Horror for some people is comforting like the warmth of the Universal monsters and others. Nothing wrong with that at all as I can respect the past however the other side is the horror that makes you feel uncomfortable.
The Canadian Soska Sisters have once again proven that Canadian storytellers are more than the work of David Cronenberg. In what I think is their best and most dangerous work since the overlooked American Mary (2012) you have the subversive On The Edge (2022) which is actually an exercise in sadism/masochism with loads of devilry, nudity, sex, and kink.
The film begins with a wide shot of an affluent area where politician Senator Coleman (Mackenzie Gray) is preaching on Television about outlawing pornography. Sounding of course like many of the actual people which will become more apparent at the end. Claire (Sylvia Soska dyed a fetching blonde) is making breakfast for her family and is on a video call with a friend. Her husband Peter (Aramis Sartorio) barges into the kitchen knocking over his twin children. (Finn-Morris sisters Brianne and Alanna) food in his quest to get to his mobile phone. Simplistic yes but the reactions of the family show this is not an isolated incident.
Peter announces that he will be in meetings all day and will call when he is settled. On the way to his penthouse suite, Peter notices the maid’s (Andrea Jin) spiked heels which he finds stimulating so he engages her in conversation regarding “extra, extra towels” to be delivered. The maid is clearly uncomfortable with the exchange as well gets a glimpse that Peter may not be just a working guy.
These meetings turn out to be a 36-hour session with Mistress Satana (Jen Soska) where he is subjected to a variety of mental and sexual torments for the better part of the first hour of the film. Interspersed these various exercises in pain, orifice entrance, and screaming, Peter experiences flashbacks in his life,
including a swing set in a park and a teddy bear. The evil that men and yes nowadays women do to others comes to mind.
Mistress Satana had poisoned his drink, which had been provided as a prize for withstanding the dominance. She begins to speak in a demonic voice, letting Peter know that she is much more than what he hired her to be while also engaging in sacrilegious conversation.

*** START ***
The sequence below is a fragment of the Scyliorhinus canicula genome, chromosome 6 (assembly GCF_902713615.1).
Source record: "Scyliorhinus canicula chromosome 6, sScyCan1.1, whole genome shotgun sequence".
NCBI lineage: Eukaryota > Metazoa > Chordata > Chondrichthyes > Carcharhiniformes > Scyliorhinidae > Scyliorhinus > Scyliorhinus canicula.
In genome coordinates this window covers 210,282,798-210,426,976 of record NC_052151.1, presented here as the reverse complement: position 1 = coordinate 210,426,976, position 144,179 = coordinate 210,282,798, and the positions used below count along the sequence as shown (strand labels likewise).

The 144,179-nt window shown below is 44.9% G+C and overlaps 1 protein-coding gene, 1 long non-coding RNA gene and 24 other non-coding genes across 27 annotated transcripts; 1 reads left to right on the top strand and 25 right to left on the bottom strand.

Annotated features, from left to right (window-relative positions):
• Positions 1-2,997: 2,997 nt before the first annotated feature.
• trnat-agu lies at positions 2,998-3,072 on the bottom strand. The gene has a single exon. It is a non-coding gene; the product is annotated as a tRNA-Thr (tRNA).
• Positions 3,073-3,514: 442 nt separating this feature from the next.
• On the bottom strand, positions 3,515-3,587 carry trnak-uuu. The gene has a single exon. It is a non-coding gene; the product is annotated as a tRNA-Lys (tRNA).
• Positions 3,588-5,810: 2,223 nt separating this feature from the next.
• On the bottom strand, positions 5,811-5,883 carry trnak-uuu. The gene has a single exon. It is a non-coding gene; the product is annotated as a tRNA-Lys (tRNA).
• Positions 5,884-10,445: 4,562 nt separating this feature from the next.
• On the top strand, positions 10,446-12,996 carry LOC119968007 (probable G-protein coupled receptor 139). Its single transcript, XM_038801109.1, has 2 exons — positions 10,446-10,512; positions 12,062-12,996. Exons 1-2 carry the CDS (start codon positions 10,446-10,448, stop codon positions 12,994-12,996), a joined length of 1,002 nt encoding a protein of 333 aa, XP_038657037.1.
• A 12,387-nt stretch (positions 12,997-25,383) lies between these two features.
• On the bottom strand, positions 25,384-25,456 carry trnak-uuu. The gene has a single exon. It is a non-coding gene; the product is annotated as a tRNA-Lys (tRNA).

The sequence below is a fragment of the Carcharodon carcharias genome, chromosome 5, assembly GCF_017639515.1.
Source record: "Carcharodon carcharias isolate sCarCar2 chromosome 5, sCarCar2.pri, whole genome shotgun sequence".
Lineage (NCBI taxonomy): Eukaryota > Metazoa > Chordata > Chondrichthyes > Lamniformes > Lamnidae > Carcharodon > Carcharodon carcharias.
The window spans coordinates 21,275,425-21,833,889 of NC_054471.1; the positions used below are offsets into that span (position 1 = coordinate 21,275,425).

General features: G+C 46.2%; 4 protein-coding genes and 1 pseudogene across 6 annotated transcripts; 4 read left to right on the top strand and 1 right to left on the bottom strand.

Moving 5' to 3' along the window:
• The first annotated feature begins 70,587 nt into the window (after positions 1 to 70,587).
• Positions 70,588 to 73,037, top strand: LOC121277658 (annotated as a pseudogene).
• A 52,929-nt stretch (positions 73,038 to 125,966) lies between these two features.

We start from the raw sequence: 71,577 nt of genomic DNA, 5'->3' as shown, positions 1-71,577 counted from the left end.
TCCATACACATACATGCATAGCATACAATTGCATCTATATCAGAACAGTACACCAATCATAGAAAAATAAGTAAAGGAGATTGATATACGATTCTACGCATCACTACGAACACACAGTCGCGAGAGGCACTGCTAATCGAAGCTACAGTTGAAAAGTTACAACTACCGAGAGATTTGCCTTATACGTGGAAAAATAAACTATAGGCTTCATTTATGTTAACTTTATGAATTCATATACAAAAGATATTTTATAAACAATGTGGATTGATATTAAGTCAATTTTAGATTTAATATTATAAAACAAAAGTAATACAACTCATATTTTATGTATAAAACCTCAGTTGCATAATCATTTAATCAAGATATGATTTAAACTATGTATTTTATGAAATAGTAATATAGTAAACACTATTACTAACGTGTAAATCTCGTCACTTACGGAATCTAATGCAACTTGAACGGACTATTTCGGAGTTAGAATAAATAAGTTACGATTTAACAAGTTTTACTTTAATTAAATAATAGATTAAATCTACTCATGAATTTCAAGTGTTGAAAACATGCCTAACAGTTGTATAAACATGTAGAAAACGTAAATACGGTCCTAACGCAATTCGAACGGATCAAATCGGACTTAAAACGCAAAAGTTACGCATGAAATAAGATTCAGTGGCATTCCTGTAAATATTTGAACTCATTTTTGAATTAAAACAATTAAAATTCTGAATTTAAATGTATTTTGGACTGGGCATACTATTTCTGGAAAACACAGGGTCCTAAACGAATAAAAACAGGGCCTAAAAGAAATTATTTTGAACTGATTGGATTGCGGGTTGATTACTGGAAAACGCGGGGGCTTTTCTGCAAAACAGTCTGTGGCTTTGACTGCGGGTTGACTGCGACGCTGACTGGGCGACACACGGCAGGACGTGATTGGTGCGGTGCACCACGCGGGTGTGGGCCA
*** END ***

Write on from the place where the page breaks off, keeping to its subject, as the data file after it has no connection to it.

The scenes are visceral and wonderfully shot with some subtlety without losing effect. This is not the BDSM and sexual play of Fifty Shades Of Grey (2015) which makes the ending all the more plausible if not telegraphed. Effects are practical with flashing lights which perhaps should have been warned about as it can trigger reactions in closed spaces, especially theatres.
On The Edge (2022) is Jen and Sylvia’s film in more ways than one. The actual twin’s duties on this film include co-writing, co-directing, and co-producing as well as starring as leading characters. This is a limited-budget film, so you get a small number of locations, and actors filling in crowd scenes (catch one of the smiling Soska sisters exiting the hotel) compared to some of the larger fare. Their names and other actors are also on display in the end credits in various crew positions showing this was a collaborative effort.
Interesting levity to relieve the tension especially the return of the maid (Andrea Jin) who walks in on a whimpering, naked Peter in a metal cage, and takes no notice of him. She goes out with Mistress Satana onto the balcony for a smoke and they converse about having “Life’s little moments.” The maid is clearly in on this as she thanks Mistress Satana with the phrase “Thank you, mistress.” Toss into this a desk clerk (Ola Dada) who delivers perceived menace with impeccable diction and a smile in the guise of Peter being a “Valued Guest.”
On The Edge (2022) should be seen before the censors get a hold of it. Audiences may not find the sexuality to their liking, yet it will provide a certain awareness of those that do perceive this as healthy. Some hide trauma brought on by attitudes, parents, and persecution. Sex is not the key but the aftermath. Overall, you are in for not a roller coaster ride but a demolition derby. The horror film trope that you must set the world right is in full play here with redemption and acknowledgement.
Review by Terry Sherwood